I have some work to catch up with on Sunday morning which includes dcollecting and dropping off documents. I am parked up a side road to the Promenade when 4 surfers pass by. They make no secret of examining the Fiat 500 and the Gucci branding and are delighted when I offer them a chance to really see inside the car. Catching up with friends later on Sunday the Fiat gets more photos taken and a few more spins. I take a good friend of mine out to Mullaghmore and we agree on how the car makes us feel very glamorous, young and single. We park up on the shore overlooking the small harbour and once again I am struck by people’s willingness to talk to us in this car. Another elderly gentleman approaches us in the car smiling and asking questions. The Fiat 500 is definitely an icebreaker.

 Day 4
Reality bites and it’s back to work. I had planned to take some time off but it doesn’t always work out like that. Lots of congratulations and good wishes from friends and colleagues and all looking to get a good nosey round the car. Up and down the street the Fiat 500 gets lots of attention and smiles. The Gucci branding raises eyebrows.

 Kinlough village, three miles from Bundoran in neighbouring Co. Leitrim is home to the Michelin starred Couthouse Restaurant run by Piero Melis, originally from Sardinia. I thought he would enjoy a spin in the car so I pop down the road. Bringing a Fiat 500 to an Italian evokes nostalgia and Piero regails me with escapades of his in an original version and talks about the engine being in the back and the boot in the front. Wishing me well to drive I’m  off again and back into Donegal.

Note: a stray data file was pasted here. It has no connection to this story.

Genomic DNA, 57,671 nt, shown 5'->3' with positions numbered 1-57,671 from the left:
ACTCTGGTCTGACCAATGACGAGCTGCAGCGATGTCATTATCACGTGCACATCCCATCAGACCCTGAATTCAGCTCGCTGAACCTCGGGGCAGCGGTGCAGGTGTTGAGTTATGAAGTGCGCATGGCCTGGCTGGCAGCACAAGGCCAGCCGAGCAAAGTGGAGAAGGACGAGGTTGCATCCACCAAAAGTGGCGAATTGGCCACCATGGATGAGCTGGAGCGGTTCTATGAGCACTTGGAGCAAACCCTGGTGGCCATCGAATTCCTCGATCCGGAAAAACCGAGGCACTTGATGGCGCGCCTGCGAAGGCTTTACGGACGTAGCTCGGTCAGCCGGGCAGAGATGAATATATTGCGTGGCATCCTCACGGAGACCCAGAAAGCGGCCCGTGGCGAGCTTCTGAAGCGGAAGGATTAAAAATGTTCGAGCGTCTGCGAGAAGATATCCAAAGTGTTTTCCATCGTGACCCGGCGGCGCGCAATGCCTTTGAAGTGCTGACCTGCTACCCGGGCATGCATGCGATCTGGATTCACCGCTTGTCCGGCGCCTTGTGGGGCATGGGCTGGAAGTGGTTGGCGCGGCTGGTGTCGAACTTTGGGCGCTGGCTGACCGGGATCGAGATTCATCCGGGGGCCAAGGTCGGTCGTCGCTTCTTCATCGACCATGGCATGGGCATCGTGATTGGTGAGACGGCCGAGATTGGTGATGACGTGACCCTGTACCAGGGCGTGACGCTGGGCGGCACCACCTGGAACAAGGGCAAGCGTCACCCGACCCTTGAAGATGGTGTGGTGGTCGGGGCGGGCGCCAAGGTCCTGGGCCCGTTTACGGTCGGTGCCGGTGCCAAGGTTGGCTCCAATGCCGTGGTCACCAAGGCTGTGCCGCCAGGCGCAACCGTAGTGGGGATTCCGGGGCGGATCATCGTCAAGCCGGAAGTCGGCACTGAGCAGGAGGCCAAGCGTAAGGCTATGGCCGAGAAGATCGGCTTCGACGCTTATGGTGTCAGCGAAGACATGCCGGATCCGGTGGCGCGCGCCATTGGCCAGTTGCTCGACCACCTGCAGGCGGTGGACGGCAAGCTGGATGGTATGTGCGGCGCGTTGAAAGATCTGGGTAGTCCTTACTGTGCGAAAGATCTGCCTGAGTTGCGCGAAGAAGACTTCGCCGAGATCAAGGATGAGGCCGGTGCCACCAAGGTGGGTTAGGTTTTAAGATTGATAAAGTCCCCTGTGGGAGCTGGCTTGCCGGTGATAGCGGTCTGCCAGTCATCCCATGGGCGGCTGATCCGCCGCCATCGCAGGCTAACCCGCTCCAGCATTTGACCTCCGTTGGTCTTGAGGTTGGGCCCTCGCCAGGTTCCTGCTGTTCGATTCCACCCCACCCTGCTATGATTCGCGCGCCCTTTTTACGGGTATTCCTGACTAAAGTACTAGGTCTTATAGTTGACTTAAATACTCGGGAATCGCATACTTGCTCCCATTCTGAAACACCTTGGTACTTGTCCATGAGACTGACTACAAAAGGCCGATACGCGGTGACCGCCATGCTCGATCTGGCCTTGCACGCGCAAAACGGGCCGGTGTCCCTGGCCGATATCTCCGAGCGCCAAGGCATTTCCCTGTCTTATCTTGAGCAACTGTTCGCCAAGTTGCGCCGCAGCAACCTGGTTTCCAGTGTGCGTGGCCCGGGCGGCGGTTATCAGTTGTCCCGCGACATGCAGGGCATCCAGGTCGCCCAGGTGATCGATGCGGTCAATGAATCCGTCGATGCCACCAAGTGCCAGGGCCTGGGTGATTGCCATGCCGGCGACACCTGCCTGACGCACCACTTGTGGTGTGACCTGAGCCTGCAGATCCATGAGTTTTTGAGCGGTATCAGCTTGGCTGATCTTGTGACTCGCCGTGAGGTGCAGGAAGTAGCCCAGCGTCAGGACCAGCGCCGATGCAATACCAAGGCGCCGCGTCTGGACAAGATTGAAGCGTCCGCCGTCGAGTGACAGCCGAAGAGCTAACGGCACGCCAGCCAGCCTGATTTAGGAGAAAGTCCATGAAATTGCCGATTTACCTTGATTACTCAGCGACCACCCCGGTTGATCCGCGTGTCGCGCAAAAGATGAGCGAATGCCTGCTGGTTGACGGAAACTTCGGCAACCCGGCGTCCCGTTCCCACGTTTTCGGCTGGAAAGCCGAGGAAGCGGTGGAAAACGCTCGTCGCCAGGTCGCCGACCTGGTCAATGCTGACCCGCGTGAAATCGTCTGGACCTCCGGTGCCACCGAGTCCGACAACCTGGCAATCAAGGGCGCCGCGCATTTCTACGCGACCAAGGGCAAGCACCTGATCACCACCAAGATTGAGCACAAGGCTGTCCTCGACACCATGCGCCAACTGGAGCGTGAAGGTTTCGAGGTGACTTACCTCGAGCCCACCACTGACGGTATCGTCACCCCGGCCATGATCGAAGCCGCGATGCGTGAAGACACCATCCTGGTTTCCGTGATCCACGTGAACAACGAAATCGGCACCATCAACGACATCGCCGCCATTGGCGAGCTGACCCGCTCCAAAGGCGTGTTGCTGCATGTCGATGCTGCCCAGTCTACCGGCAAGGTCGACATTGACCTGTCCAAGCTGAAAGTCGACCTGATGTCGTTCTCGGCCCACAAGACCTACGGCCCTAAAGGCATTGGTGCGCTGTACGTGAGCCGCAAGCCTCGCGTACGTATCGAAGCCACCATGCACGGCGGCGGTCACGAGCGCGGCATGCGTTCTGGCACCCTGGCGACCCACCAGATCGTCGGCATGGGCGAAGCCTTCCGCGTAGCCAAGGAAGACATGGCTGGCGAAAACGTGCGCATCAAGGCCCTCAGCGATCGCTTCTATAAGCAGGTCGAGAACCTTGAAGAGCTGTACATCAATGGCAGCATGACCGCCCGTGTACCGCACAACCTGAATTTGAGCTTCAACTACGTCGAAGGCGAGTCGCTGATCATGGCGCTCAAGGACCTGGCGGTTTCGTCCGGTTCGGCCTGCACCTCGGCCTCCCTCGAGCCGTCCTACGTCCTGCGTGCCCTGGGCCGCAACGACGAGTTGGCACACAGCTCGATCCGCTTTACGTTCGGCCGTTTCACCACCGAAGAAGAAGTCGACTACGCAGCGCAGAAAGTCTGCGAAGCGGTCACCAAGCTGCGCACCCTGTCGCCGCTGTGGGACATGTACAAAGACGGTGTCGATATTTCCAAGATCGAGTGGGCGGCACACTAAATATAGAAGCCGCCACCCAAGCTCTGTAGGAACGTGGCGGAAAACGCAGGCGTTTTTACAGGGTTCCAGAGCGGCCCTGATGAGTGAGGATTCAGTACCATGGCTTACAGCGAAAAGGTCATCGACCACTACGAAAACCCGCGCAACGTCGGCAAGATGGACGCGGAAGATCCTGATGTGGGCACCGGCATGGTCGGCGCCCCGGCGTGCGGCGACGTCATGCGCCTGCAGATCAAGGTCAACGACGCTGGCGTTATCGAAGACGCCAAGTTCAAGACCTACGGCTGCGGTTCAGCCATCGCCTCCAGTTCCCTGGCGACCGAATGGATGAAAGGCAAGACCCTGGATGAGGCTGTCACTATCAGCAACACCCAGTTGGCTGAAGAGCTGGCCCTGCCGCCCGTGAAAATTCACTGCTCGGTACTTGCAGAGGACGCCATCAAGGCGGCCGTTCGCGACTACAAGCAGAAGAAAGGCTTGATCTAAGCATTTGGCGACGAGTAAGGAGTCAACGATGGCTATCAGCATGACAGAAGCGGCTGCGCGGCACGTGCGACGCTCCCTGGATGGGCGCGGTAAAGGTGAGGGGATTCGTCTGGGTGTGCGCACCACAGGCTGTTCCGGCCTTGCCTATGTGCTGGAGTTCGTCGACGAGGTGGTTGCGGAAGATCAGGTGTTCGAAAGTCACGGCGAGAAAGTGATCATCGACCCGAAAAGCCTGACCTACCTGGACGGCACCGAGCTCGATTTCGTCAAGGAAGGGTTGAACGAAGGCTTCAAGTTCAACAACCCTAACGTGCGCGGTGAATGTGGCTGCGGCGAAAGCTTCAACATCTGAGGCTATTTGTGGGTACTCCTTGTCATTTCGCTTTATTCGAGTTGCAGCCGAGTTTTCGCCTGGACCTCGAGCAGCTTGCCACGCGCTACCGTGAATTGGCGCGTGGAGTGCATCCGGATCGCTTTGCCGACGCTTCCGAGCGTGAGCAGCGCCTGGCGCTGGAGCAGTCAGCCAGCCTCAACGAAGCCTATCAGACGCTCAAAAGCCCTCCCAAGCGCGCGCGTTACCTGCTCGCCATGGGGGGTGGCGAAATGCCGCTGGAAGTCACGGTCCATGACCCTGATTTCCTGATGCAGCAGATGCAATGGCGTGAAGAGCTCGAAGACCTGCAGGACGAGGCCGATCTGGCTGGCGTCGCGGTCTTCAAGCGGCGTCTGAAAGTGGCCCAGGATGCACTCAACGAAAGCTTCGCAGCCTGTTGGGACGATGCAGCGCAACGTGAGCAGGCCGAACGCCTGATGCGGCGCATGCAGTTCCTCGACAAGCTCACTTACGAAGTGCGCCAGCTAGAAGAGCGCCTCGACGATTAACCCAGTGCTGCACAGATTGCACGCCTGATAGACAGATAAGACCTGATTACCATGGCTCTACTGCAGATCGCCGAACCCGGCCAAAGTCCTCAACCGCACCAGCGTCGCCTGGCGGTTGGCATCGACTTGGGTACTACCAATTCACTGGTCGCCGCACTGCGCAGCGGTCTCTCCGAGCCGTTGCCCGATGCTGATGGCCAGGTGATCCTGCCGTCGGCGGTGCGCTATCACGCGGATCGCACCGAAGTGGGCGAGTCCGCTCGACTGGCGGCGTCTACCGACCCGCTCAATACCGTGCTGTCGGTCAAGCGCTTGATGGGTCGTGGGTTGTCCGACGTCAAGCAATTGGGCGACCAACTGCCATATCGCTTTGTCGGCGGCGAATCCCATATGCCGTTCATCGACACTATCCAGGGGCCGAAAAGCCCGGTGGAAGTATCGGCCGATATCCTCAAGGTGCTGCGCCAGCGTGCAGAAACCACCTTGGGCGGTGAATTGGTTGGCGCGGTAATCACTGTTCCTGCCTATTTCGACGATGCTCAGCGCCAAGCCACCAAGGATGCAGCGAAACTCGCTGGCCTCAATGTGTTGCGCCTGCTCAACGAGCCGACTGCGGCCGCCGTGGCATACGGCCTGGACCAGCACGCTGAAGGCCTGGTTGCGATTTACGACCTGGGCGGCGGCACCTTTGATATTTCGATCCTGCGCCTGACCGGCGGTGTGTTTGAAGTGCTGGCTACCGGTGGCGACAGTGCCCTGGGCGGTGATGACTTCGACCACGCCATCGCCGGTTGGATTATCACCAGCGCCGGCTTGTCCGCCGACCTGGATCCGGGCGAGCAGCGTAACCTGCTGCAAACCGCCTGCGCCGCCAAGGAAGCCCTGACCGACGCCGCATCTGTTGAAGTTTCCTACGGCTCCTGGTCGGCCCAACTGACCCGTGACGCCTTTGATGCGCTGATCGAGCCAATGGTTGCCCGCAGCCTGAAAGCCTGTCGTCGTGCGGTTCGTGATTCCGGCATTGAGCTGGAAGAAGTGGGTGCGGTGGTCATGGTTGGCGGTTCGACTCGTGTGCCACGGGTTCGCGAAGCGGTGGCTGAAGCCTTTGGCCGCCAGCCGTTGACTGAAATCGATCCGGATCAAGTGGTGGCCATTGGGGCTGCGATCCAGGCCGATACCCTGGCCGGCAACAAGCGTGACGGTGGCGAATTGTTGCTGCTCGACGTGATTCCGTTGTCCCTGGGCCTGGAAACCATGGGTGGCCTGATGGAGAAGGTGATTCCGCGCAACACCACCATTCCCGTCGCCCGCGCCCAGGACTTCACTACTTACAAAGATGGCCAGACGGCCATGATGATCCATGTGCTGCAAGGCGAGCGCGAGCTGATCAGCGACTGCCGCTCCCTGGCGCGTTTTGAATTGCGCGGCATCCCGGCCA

It might be worth pointing out at this stage that I have driven over 460 km (286 miles) and the first leg of the journey from Dublin to Mullingar I wasn’t on Eco setting. The tank of the Fiat 500 takes 35 litres (9.25 gallons) and it’s only now that I’m hitting the last quarter on the petrol gauge. That’s approximately 17 km to the litre or 40 miles to the gallon. I’ll recheck these figures again going back to Dublin on eco all the way.


Days 5, 6 & 7
Not much chance for a good run in the car as work takes over for the rest of the week. To the envy of many people my work is only 2 miles from my house so I’m not putting a strain on the meter this week but I do take more spins in and out than normal so I can enjoy the car. I suppose being at work and and keeping the routine is not very romantic but it tests the mettle of the Fiat. Would you take a new lover to the recycling or to pick up the dry cleaning in the first week? Sadly, all these tasks have to be done even in the throes of a new romance. I can tell you that even grocery shopping takes on and added element of frission when you bring a little Gucci.
On Wednesday evening I involve the car in a little community development as I take some friends of mine out for a spin. The ladies are delighted to be driven to their community work in such style and there is plenty of laughter. I also added a bit of spice to the deli counter where I usually buy my lunch by taking the women who make my lunch for a trip around town. Windows down, music blaring, we are behaving like teenagers rather than middle-aged women. The car continues to get plenty of attention and smiles.